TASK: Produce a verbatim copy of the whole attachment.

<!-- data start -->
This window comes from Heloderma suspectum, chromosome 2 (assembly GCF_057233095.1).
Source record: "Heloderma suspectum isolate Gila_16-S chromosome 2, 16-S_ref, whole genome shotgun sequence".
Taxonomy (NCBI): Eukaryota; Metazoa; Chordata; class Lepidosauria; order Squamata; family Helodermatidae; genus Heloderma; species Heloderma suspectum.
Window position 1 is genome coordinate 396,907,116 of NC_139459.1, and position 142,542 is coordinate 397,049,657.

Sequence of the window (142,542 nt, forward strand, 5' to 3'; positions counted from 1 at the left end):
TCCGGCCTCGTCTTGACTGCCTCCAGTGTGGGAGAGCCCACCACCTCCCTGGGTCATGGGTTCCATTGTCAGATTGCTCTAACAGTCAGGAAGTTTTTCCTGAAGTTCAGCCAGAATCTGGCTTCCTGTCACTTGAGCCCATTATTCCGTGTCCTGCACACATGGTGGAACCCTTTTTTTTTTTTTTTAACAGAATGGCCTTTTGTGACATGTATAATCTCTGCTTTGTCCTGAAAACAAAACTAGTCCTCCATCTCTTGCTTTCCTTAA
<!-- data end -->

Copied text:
This window comes from Heloderma suspectum, chromosome 2 (assembly GCF_057233095.1).
Source record: "Heloderma suspectum isolate Gila_16-S chromosome 2, 16-S_ref, whole genome shotgun sequence".
Taxonomy (NCBI): Eukaryota; Metazoa; Chordata; class Lepidosauria; order Squamata; family Helodermatidae; genus Heloderma; species Heloderma suspectum.
Window position 1 is genome coordinate 396,907,116 of NC_139459.1, and position 142,542 is coordinate 397,049,657.

Sequence of the window (142,542 nt, forward strand, 5' to 3'; positions counted from 1 at the left end):
TCCGGCCTCGTCTTGACTGCCTCCAGTGTGGGAGAGCCCACCACCTCCCTGGGTCATGGGTTCCATTGTCAGATTGCTCTAACAGTCAGGAAGTTTTTCCTGAAGTTCAGCCAGAATCTGGCTTCCTGTCACTTGAGCCCATTATTCCGTGTCCTGCACACATGGTGGAACCCTTTTTTTTTTTTTTTAACAGAATGGCCTTTTGTGACATGTATAATCTCTGCTTTGTCCTGAAAACAAAACTAGTCCTCCATCTCTTGCTTTCCTTAA